Sinderberry: "It has changed massively. Remember, we were only five years in to professionalism at that point. "People were able to get technical advantages through innovation. "In some ways those innovations have all slowed down. The competition this year has been far more exciting than in the last couple of seasons, and teams coming in now will have a lot of catching up to do before they can even start to innovate.
Following his success in building the Brumbies from scratch, Macqueen has been summoned from retirement to try to repeat the trick with the Rebels next season. He has stated his intention is to base the side around Melbourne-raised players, as he and Sinderberry did in Canberra. Allied to that, there have already been some big-name acquisitions. The player making the longest trip to Melbourne is Danny Cipriani, the former great hope of English rugby, whose international career has stalled of late.
If he is a success, it is not just the newest Super rugby team who will benefit, according to Jones. Jones: "I think Cipriani is a very talented player. I don't know if he has been handled all that well in England. "He certainly has all the skills. He has a good running game, he's got a kicking game and he is not scared to make a tackle. "It will be very good for his rugby to have one or two years in the southern hemisphere, then go back. You don't like to see a guy like that who is so young and with so much ahead of him not being in contention to play for his country.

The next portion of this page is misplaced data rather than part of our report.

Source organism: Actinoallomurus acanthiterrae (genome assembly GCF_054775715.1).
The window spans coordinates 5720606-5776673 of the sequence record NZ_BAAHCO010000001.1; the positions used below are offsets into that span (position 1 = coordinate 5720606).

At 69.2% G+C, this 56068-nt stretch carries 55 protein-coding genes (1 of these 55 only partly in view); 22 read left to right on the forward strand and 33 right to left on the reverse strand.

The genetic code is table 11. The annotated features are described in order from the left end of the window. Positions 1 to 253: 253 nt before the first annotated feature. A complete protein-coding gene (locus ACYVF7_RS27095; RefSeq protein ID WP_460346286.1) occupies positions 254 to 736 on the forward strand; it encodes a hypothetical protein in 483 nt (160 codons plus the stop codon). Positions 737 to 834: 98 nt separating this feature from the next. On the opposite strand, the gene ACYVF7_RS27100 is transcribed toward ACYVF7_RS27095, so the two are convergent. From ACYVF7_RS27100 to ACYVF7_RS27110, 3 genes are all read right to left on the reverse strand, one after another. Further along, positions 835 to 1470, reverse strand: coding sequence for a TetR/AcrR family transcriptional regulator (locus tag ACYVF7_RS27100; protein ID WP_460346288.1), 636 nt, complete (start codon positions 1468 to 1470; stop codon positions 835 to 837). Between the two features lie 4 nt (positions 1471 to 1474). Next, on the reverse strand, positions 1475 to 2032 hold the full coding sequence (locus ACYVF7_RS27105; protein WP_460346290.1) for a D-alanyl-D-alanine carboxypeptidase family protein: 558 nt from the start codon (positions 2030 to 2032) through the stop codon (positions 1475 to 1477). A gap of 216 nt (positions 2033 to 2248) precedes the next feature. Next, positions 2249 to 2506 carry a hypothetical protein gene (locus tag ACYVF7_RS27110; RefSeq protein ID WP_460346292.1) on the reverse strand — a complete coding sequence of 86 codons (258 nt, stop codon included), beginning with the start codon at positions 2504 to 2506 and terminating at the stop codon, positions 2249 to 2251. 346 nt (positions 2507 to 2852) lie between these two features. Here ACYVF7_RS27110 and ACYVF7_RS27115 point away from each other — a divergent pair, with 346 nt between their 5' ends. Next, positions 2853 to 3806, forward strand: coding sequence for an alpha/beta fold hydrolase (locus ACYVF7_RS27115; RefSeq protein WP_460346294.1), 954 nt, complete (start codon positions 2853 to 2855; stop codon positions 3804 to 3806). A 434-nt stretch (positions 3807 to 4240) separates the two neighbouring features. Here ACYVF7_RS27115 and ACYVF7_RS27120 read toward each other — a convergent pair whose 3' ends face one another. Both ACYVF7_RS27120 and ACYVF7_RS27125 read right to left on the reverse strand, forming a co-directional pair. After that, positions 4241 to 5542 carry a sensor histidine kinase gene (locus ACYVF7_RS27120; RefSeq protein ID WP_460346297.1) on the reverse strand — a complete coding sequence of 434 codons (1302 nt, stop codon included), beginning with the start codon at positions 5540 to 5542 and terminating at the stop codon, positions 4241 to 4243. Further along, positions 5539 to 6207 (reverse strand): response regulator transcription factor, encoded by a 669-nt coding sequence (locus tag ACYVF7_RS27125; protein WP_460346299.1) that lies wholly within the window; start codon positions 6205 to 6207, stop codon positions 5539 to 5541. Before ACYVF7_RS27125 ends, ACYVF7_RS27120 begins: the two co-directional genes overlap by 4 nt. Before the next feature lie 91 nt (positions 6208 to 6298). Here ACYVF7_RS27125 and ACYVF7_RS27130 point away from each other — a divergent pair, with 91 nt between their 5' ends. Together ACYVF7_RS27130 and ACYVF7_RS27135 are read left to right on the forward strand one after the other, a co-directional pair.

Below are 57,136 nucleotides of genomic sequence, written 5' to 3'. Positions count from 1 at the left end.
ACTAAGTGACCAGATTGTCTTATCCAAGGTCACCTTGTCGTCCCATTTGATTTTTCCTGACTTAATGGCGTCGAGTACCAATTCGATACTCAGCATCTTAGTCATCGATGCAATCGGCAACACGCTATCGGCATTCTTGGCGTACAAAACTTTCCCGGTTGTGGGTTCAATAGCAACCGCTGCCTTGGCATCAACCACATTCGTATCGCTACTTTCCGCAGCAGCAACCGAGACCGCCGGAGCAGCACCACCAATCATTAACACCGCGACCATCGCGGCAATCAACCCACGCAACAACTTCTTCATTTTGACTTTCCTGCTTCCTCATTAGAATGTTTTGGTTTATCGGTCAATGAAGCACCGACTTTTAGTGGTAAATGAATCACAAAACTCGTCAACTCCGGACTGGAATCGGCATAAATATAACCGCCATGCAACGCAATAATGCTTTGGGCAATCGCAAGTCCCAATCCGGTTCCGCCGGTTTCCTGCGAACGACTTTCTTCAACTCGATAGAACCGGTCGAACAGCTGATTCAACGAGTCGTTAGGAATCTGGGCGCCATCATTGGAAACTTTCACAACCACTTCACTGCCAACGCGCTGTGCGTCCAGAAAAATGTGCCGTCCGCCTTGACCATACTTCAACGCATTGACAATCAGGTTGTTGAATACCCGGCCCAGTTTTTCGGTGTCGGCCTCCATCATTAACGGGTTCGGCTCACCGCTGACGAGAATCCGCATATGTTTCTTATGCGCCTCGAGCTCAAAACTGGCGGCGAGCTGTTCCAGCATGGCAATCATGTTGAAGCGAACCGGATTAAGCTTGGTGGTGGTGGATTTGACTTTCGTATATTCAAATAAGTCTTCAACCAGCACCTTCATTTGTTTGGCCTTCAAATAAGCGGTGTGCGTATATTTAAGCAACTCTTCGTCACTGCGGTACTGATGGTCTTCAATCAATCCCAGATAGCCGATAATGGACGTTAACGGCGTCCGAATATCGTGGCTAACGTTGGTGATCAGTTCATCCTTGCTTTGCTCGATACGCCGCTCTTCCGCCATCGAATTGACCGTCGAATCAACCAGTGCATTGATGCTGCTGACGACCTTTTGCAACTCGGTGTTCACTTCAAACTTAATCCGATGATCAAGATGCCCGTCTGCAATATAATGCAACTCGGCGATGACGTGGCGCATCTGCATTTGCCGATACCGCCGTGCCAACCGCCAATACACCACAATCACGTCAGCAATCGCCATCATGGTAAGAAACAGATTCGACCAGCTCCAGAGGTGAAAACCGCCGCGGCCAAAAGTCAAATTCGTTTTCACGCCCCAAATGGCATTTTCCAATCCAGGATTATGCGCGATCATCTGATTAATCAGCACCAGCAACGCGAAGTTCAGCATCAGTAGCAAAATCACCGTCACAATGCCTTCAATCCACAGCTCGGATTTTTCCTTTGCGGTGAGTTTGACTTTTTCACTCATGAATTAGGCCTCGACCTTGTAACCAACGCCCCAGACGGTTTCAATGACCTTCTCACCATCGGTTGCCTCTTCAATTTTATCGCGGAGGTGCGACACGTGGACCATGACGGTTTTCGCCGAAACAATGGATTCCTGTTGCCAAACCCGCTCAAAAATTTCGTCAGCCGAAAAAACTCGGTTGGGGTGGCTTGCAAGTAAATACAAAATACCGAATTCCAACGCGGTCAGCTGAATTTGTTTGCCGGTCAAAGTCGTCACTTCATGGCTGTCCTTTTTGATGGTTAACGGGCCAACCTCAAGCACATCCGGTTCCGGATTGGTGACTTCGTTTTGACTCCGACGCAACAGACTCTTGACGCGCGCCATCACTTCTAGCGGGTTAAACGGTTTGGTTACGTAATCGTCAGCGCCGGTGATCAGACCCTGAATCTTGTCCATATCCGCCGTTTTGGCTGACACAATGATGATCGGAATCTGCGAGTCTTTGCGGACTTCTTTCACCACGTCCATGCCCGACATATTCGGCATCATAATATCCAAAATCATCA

"He should use this experience to widen his horizon and get back to England and start playing for his club and his country." email@example.com